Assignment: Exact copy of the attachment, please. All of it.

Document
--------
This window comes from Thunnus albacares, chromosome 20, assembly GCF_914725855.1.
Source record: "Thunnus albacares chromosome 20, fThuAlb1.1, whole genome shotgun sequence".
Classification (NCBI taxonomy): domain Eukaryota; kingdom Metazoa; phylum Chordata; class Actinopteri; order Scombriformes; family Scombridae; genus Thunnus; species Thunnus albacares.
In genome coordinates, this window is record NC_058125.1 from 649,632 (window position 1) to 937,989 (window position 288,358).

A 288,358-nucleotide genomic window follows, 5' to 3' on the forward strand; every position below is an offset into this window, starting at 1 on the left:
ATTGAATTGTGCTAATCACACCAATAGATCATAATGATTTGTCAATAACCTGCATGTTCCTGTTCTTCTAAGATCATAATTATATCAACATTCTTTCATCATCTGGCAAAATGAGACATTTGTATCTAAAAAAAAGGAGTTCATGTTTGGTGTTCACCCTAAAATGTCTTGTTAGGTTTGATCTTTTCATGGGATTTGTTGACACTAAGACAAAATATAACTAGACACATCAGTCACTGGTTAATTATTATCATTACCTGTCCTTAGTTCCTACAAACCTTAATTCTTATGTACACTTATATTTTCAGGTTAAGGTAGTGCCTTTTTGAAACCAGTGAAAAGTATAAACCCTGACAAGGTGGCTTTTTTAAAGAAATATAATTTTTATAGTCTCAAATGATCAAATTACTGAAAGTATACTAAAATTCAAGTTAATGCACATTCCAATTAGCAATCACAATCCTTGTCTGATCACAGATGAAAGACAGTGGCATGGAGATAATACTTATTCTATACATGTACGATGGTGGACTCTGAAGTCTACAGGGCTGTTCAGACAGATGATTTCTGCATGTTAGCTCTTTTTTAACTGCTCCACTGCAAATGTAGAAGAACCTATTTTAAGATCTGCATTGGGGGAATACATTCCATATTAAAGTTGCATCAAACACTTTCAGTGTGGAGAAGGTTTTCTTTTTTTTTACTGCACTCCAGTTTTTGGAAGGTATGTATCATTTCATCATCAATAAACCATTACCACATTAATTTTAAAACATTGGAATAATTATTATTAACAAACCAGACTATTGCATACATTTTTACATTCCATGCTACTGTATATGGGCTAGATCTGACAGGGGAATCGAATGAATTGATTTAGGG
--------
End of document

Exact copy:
This window comes from Thunnus albacares, chromosome 20, assembly GCF_914725855.1.
Source record: "Thunnus albacares chromosome 20, fThuAlb1.1, whole genome shotgun sequence".
Classification (NCBI taxonomy): domain Eukaryota; kingdom Metazoa; phylum Chordata; class Actinopteri; order Scombriformes; family Scombridae; genus Thunnus; species Thunnus albacares.
In genome coordinates, this window is record NC_058125.1 from 649,632 (window position 1) to 937,989 (window position 288,358).

A 288,358-nucleotide genomic window follows, 5' to 3' on the forward strand; every position below is an offset into this window, starting at 1 on the left:
ATTGAATTGTGCTAATCACACCAATAGATCATAATGATTTGTCAATAACCTGCATGTTCCTGTTCTTCTAAGATCATAATTATATCAACATTCTTTCATCATCTGGCAAAATGAGACATTTGTATCTAAAAAAAAGGAGTTCATGTTTGGTGTTCACCCTAAAATGTCTTGTTAGGTTTGATCTTTTCATGGGATTTGTTGACACTAAGACAAAATATAACTAGACACATCAGTCACTGGTTAATTATTATCATTACCTGTCCTTAGTTCCTACAAACCTTAATTCTTATGTACACTTATATTTTCAGGTTAAGGTAGTGCCTTTTTGAAACCAGTGAAAAGTATAAACCCTGACAAGGTGGCTTTTTTAAAGAAATATAATTTTTATAGTCTCAAATGATCAAATTACTGAAAGTATACTAAAATTCAAGTTAATGCACATTCCAATTAGCAATCACAATCCTTGTCTGATCACAGATGAAAGACAGTGGCATGGAGATAATACTTATTCTATACATGTACGATGGTGGACTCTGAAGTCTACAGGGCTGTTCAGACAGATGATTTCTGCATGTTAGCTCTTTTTTAACTGCTCCACTGCAAATGTAGAAGAACCTATTTTAAGATCTGCATTGGGGGAATACATTCCATATTAAAGTTGCATCAAACACTTTCAGTGTGGAGAAGGTTTTCTTTTTTTTTACTGCACTCCAGTTTTTGGAAGGTATGTATCATTTCATCATCAATAAACCATTACCACATTAATTTTAAAACATTGGAATAATTATTATTAACAAACCAGACTATTGCATACATTTTTACATTCCATGCTACTGTATATGGGCTAGATCTGACAGGGGAATCGAATGAATTGATTTAGGG